~The eighth fold is a tribute to the one who entered into the valley of the shadow of death, that we might see the light of day, and to honor mother, for whom it flies on Mother's Day.
~The ninth fold is a tribute to womanhood; for it has been through their faith, their love, loyalty and devotion that the character of the men and women who have made this country great has been molded.
~The tenth fold is a tribute to the father, for he, too, has given his sons and daughters for the defense of our country since they were first born.
~The eleventh fold, in the eyes of a Jewish citizen, represents the lower portion of the seal of King David and King Solomon, and glorifies in their eyes, the God of Abraham, Isaac, and Jacob.
~The twelfth fold, in the eyes of a Christian citizen, represents an emblem of eternity and glorifies, in their eyes, God the Father, the Son,and Holy Spirit.
~Finally, when the flag is completely folded, the stars are uppermost reminding us of our nation's motto, "In God We Trust".

After the flag is completely folded and tucked in, it takes on the appearance of a cocked hat, ever reminding us of the soldiers who served under General George Washington, and the sailors and marines who served under Captain John Paul Jones, who were followed by their comrades and shipmates in the Armed Forces of the United States, preserving for us the rights, privileges, and freedoms we enjoy today.

There are some traditions and ways of doing things which have deep meaning. You will see many flags folded in the coming weeks, and now you will know why.

Material provided by W.B. Wayne Carter, 
from Masonic Quiz Book 1949, 1950

Joseph Brant was a Mohawk Indian who was initiated into Masonry in London in 1776.  While in command of some Indian troops in the British service, he was to prepare Captain McKinsty, an officer in the Colonial army for torture, when he noticed the mystic appeal in the hour of danger, whereupon he interposed and saved his brother from his impending fate.  He rescued McKinsty, took him to Quebec, and placed him in the hands of English Masons, who eventually returned him,  uninjured to the American outposts.  Years afterwards Brant visited McKinsty at his home in Greendale N.Y.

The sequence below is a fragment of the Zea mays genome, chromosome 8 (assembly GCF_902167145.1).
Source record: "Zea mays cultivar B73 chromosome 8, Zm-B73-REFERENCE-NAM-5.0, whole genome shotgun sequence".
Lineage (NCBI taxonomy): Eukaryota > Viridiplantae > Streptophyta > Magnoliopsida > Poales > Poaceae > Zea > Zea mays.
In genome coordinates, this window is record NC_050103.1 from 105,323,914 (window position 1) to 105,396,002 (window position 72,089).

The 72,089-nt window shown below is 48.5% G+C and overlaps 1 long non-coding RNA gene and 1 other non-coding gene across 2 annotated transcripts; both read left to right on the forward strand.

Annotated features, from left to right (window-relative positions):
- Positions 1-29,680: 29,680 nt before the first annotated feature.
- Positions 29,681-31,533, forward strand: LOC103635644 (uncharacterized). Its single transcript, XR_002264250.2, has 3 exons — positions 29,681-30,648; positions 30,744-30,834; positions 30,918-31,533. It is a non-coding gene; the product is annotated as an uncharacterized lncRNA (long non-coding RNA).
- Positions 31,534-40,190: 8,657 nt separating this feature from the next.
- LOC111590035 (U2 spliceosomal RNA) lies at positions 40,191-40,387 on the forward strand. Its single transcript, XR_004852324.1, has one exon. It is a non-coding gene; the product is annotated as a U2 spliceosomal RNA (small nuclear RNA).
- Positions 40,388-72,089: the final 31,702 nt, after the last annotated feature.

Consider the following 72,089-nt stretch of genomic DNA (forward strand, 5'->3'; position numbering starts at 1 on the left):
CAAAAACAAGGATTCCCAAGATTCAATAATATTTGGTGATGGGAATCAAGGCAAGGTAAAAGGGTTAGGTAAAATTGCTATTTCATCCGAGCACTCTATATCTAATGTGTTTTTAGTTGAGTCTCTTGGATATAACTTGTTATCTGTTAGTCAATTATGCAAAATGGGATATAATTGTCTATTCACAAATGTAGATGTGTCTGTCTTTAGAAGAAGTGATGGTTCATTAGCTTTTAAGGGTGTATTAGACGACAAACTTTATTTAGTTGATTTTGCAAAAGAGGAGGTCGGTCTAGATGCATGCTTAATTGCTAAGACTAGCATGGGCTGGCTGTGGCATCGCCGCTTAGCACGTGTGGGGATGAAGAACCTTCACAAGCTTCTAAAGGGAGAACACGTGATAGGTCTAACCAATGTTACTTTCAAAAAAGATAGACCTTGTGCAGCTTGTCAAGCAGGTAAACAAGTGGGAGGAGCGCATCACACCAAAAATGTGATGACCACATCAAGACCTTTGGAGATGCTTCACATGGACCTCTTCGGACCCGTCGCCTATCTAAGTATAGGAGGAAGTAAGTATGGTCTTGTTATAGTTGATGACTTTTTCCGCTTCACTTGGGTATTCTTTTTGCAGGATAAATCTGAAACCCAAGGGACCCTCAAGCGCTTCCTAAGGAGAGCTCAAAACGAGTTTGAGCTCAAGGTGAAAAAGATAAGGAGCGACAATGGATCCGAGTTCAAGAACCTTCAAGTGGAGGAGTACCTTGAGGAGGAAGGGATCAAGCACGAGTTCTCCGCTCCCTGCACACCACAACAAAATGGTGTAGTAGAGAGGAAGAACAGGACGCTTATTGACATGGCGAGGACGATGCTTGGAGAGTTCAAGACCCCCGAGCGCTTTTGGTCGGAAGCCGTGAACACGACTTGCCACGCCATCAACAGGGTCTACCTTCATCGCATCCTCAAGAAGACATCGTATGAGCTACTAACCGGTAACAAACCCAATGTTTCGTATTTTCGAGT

Brother Frederick A. Bartholdi, a member of  Lodge Alsace-Lorraine (formed in 1872), began to design the mammoth figure known as the Statue of Liberty.  He addressed his Lodge on June 19, 1884 explaining his model and the purpose behind the proposal.  He again addressed the Lodge on November 13, 1887, giving the methods adopted for the erection.  He finally addressed his Lodge in 1887 to tell of the ardent welcome he had received from his brethren and friends in America.

The Cornerstone was laid in a Masonic ceremony 1884.  It was dedicated October 28, 1886.

General James Harold Doolittle has a most unique history regarding his Masonic membership due to his army connections in World War I.  Acting under a special dispensation from the Grand Lodge of California, Hollenbeck Lodge No. 319, F. & A.M., of Los Angeles, elected him to receive the three degrees of Masonry on August 8, 1918.  The candidate was at the time in Louisiana with the air force and had received orders to go overseas immediately.  In consequence, the Grand Lodge of Louisiana issued a special dispensation allowing him to be initiated, passed, and raised during one meeting in Lake Charles Lodge No. 165, F.&A.M. on August 16, 1918.   On October 19, 1945, General Doolittle received the 33rd degree at the House of the Temple in Washington with, among others, President Harry S. Truman, General Henry Harley Arnold, and James Cash Penney. 

  When the Liberty Bell cracked.  Tradition states that the Liberty Bell in Philadelphia cracked while tolling the death of the
  John Marshall, Chief Justice of the U.S. Supreme Court,  known as the "Father of the Judiciary". 

  He was Grand Master of the Grand Lodge of Virginia,  1793- 95. 

   Inaugural bibles are furnished by the U.S. President-Elect, but George Washington did not bring one.  Aides ran across
  the street from the Inaugural site in New York City and borrowed the altar Bible from St. John's Lodge No. 1 (then No. 2)   for the ceremony. 

 Freemason David Crockett was a  Colonel in the Army, a Congressman and a well known backwoodsman.  During the "Battle of the Alamo" he was captured by the Enemy Commander, Santa Ana, a Mexican Freemason.